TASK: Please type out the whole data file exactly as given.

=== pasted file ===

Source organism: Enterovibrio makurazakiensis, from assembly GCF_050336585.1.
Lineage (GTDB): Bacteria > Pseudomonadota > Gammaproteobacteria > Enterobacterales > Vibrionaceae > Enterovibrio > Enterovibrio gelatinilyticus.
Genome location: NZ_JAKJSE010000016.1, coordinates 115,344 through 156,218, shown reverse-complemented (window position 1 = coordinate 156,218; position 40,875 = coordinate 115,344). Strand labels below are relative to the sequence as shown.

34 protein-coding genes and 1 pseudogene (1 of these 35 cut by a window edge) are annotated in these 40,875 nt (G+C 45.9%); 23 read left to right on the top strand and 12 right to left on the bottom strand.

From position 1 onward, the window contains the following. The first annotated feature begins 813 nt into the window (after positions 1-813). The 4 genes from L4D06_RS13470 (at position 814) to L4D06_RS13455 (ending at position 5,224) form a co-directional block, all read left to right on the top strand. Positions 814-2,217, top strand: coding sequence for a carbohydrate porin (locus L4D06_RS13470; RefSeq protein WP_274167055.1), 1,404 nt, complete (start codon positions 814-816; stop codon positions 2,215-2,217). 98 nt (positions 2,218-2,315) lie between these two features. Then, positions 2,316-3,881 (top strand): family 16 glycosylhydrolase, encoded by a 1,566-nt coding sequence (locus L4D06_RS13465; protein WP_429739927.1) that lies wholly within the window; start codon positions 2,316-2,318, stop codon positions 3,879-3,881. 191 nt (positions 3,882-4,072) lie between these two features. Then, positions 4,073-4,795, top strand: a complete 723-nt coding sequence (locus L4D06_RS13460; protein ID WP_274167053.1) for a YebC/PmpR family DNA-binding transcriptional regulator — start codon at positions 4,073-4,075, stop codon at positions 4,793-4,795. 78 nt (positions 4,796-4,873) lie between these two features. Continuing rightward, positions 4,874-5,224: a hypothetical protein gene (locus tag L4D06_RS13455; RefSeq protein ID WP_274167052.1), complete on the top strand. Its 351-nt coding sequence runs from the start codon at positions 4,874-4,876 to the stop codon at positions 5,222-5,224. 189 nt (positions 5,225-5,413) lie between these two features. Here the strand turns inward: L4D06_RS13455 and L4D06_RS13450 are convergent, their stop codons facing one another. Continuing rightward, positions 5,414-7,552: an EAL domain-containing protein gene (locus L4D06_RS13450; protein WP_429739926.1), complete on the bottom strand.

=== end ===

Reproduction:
Source organism: Enterovibrio makurazakiensis, from assembly GCF_050336585.1.
Lineage (GTDB): Bacteria > Pseudomonadota > Gammaproteobacteria > Enterobacterales > Vibrionaceae > Enterovibrio > Enterovibrio gelatinilyticus.
Genome location: NZ_JAKJSE010000016.1, coordinates 115,344 through 156,218, shown reverse-complemented (window position 1 = coordinate 156,218; position 40,875 = coordinate 115,344). Strand labels below are relative to the sequence as shown.

34 protein-coding genes and 1 pseudogene (1 of these 35 cut by a window edge) are annotated in these 40,875 nt (G+C 45.9%); 23 read left to right on the top strand and 12 right to left on the bottom strand.

From position 1 onward, the window contains the following. The first annotated feature begins 813 nt into the window (after positions 1-813). The 4 genes from L4D06_RS13470 (at position 814) to L4D06_RS13455 (ending at position 5,224) form a co-directional block, all read left to right on the top strand. Positions 814-2,217, top strand: coding sequence for a carbohydrate porin (locus L4D06_RS13470; RefSeq protein WP_274167055.1), 1,404 nt, complete (start codon positions 814-816; stop codon positions 2,215-2,217). 98 nt (positions 2,218-2,315) lie between these two features. Then, positions 2,316-3,881 (top strand): family 16 glycosylhydrolase, encoded by a 1,566-nt coding sequence (locus L4D06_RS13465; protein WP_429739927.1) that lies wholly within the window; start codon positions 2,316-2,318, stop codon positions 3,879-3,881. 191 nt (positions 3,882-4,072) lie between these two features. Then, positions 4,073-4,795, top strand: a complete 723-nt coding sequence (locus L4D06_RS13460; protein ID WP_274167053.1) for a YebC/PmpR family DNA-binding transcriptional regulator — start codon at positions 4,073-4,075, stop codon at positions 4,793-4,795. 78 nt (positions 4,796-4,873) lie between these two features. Continuing rightward, positions 4,874-5,224: a hypothetical protein gene (locus tag L4D06_RS13455; RefSeq protein ID WP_274167052.1), complete on the top strand. Its 351-nt coding sequence runs from the start codon at positions 4,874-4,876 to the stop codon at positions 5,222-5,224. 189 nt (positions 5,225-5,413) lie between these two features. Here the strand turns inward: L4D06_RS13455 and L4D06_RS13450 are convergent, their stop codons facing one another. Continuing rightward, positions 5,414-7,552: an EAL domain-containing protein gene (locus L4D06_RS13450; protein WP_429739926.1), complete on the bottom strand.